Three Ways to Get Your Agency’s Best Work

What do you do when the honeymoon is over?

That’s a question clients and agencies find themselves asking too often. After the excitement of the RFP process or pre-launch planning is in the rear-view mirror and the account settles into execution mode, the day-to-day relationship can sometimes grow a little too mundane.

I’ve already shared some great ways that agencies can keep the relationship fresh and exciting. Todd Defren touches on a couple things clients should think about when they feel a little neglected. I wanted to extend Todd’s thoughts and focus on are a few more ways clients can help the relationship stay healthy.

Think of the Agency as Strategy Central – Don’t get stuck in the maintenance weeds. We live in a dynamic marketplace, so remember to look to your agency team for ongoing strategic counsel. It’s always good to get objective perspectives from smart people who don’t live within the walls of your company 24/7.

Share the Data – Maybe some clients have a legitimate reason for not sharing sales figures, revenue numbers and market-specific data with the agency, but I think those reasons would be limited to very few industries. I’ve heard too many stories (and experienced a few of my own) of client who guard this info with their lives and refuse to share it. This severely handicaps the agency and its ability to adjust efforts, course correct or deliver strategic ideas that could have big impacts on your business.

Manage The Agency Well – Would you pay an intern $100 or more an hour? Some clients use the agency to pawn off all menial tasks. I’m not saying the agency is above doing that work. Most agency folks are happy to help however they can. But you aren’t going to get the full value that a strategic agency partner brings if you bog them down with that level of work. If you find that there’s too much time-consuming, low-level tasks on the plate, hire an intern for the semester or a temp for a few weeks.

What would you add? How else can agencies and clients keep the working relationship in top shape? What are your tricks of the trade?

*Image by Terren.

If you enjoyed this post, please consider subscribing to my RSS feed, either by reader or by e-mail.

Add to FacebookAdd to DiggAdd to Del.icio.usAdd to StumbleuponAdd to RedditAdd to BlinklistAdd to Ma.gnoliaAdd to TechnoratiAdd to FurlAdd to Newsvine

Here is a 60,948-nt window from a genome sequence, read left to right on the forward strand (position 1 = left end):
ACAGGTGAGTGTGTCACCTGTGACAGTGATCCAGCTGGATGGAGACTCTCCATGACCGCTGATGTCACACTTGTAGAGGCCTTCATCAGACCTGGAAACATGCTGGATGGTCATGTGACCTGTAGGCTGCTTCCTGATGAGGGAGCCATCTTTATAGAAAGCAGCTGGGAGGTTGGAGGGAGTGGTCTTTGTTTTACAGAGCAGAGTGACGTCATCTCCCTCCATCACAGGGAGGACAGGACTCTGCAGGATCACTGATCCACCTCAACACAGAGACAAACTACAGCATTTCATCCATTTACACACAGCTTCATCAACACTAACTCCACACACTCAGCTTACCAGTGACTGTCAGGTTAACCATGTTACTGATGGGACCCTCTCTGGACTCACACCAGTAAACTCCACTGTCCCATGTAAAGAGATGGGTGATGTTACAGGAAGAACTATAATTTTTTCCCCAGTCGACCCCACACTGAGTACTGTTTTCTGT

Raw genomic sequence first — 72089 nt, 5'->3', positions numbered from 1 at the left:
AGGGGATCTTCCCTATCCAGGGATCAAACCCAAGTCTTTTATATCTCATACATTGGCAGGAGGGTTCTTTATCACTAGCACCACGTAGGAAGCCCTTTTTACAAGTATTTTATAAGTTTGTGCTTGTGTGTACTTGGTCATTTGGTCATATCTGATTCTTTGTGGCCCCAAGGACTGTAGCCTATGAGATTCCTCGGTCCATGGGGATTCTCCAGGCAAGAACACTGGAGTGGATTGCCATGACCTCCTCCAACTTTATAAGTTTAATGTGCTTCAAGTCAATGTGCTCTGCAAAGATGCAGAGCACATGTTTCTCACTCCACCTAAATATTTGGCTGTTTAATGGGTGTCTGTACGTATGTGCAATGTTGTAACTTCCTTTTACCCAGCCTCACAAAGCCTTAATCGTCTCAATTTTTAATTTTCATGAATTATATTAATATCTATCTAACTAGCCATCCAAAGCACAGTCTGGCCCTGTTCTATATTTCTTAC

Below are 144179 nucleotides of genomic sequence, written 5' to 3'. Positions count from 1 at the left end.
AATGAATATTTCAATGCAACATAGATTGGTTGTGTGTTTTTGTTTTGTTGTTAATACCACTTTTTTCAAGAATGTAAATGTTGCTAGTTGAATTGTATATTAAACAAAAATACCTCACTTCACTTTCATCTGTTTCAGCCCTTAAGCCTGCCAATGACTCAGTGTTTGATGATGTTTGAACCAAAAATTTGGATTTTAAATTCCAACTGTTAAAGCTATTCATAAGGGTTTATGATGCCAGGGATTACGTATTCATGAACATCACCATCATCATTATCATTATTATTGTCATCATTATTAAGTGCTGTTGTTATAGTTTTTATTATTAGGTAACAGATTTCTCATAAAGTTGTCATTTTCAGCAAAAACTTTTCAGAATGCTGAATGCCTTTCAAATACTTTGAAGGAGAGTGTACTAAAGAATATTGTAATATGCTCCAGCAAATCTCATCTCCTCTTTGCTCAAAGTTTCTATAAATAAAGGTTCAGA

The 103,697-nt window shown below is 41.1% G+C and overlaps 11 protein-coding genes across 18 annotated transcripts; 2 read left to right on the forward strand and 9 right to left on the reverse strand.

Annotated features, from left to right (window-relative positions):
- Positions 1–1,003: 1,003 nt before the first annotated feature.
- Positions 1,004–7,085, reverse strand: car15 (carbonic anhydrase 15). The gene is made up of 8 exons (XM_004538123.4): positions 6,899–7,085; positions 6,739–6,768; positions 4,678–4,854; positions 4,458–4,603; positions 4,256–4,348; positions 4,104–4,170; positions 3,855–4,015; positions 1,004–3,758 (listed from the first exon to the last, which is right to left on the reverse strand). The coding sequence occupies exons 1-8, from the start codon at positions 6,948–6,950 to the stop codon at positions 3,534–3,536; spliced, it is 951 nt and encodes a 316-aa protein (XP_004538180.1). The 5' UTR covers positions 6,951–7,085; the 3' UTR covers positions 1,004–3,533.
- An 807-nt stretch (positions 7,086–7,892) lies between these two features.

Advertisements

3 responses to “Three Ways to Get Your Agency’s Best Work

  1. Nice list. I’d add that it’s important to match personality types – this is for both agency and the company. This is easier said than done. There’s seniority, capabilities and other business decisions to consider. But, I’ve noticed that if you can match the right personalities on both the client and agency sides, you end up getting more out of the relationship. It’s not easy to make happen, but if it can happen, try to model that approach on other accounts.

    The second point I’ll add is to let your agency be creative. Don’t diminish the value of creative ideas. While your internal leadership may not understand the rationale behind a creative idea, add that perspective, and see if the idea can be advanced. Incremental success on partial ideas can lead to large success for break-out ideas. Many organizations aren’t built for it, but if you can find a way to inject creativity into a conservative culture, it can be contagious and will lead to others.

  2. I would add: Streamline the decision-making process. It is generally accepted that committees kill a good idea. So does “running it by” the water-cooler focus group, the administrative assistant, the board chair, the spouse, etc. As the agency continues to tweak in reaction to the waves of opinion, often the work loses it’s original focus and punch. Improve effectiveness by determining the decision-making process upfront, then stick to it. Granted, it takes more courage …

  3. Great additions from both of you.

    Kirk – can’t tell you how many times I’ve seen really good ideas get watered-down to crud thanks to there being too many cooks in the kitchen. It’s pretty frustrating.

Leave a Reply

Fill in your details below or click an icon to log in:

WordPress.com Logo

You are commenting using your WordPress.com account. Log Out / Change )

Twitter picture

You are commenting using your Twitter account. Log Out / Change )

Facebook photo

You are commenting using your Facebook account. Log Out / Change )

Google+ photo

You are commenting using your Google+ account. Log Out / Change )

Connecting to %s